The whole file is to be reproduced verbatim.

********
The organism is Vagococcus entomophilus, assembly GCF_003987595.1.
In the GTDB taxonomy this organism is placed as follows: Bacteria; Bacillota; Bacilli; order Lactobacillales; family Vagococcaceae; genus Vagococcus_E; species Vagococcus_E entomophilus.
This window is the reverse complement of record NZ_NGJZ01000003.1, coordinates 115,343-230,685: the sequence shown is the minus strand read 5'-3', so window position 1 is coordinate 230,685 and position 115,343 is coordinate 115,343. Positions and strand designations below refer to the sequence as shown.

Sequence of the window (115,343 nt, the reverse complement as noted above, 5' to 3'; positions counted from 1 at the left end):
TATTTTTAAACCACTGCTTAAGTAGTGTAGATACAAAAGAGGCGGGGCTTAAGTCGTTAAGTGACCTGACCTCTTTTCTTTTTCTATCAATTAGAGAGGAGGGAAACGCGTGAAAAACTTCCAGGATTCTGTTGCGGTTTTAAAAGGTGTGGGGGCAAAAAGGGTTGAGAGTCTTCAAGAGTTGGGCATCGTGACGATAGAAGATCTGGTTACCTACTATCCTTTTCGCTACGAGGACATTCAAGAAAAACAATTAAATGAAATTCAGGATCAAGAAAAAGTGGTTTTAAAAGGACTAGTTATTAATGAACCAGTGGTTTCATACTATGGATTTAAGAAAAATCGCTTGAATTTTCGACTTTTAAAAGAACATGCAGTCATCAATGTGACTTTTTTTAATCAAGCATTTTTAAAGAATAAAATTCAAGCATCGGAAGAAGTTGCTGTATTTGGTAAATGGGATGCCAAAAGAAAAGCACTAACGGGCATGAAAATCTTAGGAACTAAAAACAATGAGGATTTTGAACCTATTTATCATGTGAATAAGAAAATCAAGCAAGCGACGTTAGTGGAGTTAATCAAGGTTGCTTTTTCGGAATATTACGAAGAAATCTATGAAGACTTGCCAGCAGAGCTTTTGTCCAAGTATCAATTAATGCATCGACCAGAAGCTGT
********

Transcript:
The organism is Vagococcus entomophilus, assembly GCF_003987595.1.
In the GTDB taxonomy this organism is placed as follows: Bacteria; Bacillota; Bacilli; order Lactobacillales; family Vagococcaceae; genus Vagococcus_E; species Vagococcus_E entomophilus.
This window is the reverse complement of record NZ_NGJZ01000003.1, coordinates 115,343-230,685: the sequence shown is the minus strand read 5'-3', so window position 1 is coordinate 230,685 and position 115,343 is coordinate 115,343. Positions and strand designations below refer to the sequence as shown.

Sequence of the window (115,343 nt, the reverse complement as noted above, 5' to 3'; positions counted from 1 at the left end):
TATTTTTAAACCACTGCTTAAGTAGTGTAGATACAAAAGAGGCGGGGCTTAAGTCGTTAAGTGACCTGACCTCTTTTCTTTTTCTATCAATTAGAGAGGAGGGAAACGCGTGAAAAACTTCCAGGATTCTGTTGCGGTTTTAAAAGGTGTGGGGGCAAAAAGGGTTGAGAGTCTTCAAGAGTTGGGCATCGTGACGATAGAAGATCTGGTTACCTACTATCCTTTTCGCTACGAGGACATTCAAGAAAAACAATTAAATGAAATTCAGGATCAAGAAAAAGTGGTTTTAAAAGGACTAGTTATTAATGAACCAGTGGTTTCATACTATGGATTTAAGAAAAATCGCTTGAATTTTCGACTTTTAAAAGAACATGCAGTCATCAATGTGACTTTTTTTAATCAAGCATTTTTAAAGAATAAAATTCAAGCATCGGAAGAAGTTGCTGTATTTGGTAAATGGGATGCCAAAAGAAAAGCACTAACGGGCATGAAAATCTTAGGAACTAAAAACAATGAGGATTTTGAACCTATTTATCATGTGAATAAGAAAATCAAGCAAGCGACGTTAGTGGAGTTAATCAAGGTTGCTTTTTCGGAATATTACGAAGAAATCTATGAAGACTTGCCAGCAGAGCTTTTGTCCAAGTATCAATTAATGCATCGACCAGAAGCTGT